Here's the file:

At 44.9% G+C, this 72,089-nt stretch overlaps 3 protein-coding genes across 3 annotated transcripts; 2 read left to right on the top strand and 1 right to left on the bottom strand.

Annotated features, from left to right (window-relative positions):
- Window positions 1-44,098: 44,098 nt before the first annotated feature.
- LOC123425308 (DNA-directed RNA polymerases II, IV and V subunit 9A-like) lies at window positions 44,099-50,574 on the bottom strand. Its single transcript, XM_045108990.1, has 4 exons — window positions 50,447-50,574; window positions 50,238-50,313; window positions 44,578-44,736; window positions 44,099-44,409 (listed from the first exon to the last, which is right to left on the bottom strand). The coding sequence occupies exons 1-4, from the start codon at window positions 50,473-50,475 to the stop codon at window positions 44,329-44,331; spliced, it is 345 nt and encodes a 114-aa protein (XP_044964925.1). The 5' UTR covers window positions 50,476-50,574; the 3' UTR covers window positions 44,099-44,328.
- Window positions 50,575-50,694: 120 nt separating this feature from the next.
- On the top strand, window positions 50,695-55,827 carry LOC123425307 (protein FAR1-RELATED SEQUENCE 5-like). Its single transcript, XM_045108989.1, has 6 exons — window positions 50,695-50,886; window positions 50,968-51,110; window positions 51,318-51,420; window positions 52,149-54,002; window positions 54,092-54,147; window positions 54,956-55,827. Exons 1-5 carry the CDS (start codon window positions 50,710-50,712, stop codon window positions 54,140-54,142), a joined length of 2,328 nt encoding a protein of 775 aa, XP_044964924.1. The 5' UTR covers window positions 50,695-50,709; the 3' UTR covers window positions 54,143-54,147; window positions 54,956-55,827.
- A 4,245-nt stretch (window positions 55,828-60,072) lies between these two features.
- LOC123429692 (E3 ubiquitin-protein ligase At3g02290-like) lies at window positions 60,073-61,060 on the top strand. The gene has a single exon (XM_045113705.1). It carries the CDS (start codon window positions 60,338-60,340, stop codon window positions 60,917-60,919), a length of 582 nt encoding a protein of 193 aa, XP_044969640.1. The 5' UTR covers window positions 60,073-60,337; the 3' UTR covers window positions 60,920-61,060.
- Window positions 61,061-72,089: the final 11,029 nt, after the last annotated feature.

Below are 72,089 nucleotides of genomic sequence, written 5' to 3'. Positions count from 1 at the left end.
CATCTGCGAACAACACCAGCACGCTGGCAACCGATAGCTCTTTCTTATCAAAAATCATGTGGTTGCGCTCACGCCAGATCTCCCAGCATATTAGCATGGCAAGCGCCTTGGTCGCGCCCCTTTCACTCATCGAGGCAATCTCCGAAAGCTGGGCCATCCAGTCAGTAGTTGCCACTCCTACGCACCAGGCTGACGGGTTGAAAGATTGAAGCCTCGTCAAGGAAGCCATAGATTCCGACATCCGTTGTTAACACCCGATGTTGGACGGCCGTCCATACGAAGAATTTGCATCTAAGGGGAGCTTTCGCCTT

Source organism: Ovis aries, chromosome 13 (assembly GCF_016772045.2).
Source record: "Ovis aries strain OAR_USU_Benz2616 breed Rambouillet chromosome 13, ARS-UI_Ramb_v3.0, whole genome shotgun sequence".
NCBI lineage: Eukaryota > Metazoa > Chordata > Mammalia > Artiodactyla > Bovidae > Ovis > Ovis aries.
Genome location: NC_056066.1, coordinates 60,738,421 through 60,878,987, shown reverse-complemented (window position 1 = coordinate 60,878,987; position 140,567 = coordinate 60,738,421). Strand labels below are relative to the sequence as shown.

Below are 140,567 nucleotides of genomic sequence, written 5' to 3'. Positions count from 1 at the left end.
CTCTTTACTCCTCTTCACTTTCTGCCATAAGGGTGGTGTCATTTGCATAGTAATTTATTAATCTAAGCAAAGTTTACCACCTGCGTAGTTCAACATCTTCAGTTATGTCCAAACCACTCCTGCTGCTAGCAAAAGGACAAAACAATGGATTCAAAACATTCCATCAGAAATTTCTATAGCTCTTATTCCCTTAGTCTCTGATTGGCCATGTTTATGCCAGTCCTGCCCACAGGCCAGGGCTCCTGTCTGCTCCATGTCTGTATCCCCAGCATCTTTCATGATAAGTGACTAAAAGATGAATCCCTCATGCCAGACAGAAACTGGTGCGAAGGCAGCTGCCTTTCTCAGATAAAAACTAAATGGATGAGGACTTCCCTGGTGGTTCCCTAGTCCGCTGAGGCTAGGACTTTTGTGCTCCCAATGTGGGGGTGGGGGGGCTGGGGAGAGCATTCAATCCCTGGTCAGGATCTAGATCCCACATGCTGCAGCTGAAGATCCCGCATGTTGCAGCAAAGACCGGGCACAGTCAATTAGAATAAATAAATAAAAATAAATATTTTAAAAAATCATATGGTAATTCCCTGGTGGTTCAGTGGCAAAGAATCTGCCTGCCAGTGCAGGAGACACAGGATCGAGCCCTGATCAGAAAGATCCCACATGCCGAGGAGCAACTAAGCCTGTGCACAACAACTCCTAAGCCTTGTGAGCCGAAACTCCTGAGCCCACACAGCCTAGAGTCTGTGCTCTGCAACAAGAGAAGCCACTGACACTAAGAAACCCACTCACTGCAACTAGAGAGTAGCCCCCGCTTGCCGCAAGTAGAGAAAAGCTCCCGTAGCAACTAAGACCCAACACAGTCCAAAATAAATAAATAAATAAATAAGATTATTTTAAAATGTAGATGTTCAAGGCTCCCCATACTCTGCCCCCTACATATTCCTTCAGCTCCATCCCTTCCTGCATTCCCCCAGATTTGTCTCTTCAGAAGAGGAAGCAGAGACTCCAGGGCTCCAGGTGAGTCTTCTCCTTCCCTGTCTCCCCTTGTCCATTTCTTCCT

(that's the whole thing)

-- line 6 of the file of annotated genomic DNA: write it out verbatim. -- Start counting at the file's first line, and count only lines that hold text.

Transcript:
- On the top strand, window positions 50,695-55,827 carry LOC123425307 (protein FAR1-RELATED SEQUENCE 5-like). Its single transcript, XM_045108989.1, has 6 exons — window positions 50,695-50,886; window positions 50,968-51,110; window positions 51,318-51,420; window positions 52,149-54,002; window positions 54,092-54,147; window positions 54,956-55,827. Exons 1-5 carry the CDS (start codon window positions 50,710-50,712, stop codon window positions 54,140-54,142), a joined length of 2,328 nt encoding a protein of 775 aa, XP_044964924.1. The 5' UTR covers window positions 50,695-50,709; the 3' UTR covers window positions 54,143-54,147; window positions 54,956-55,827.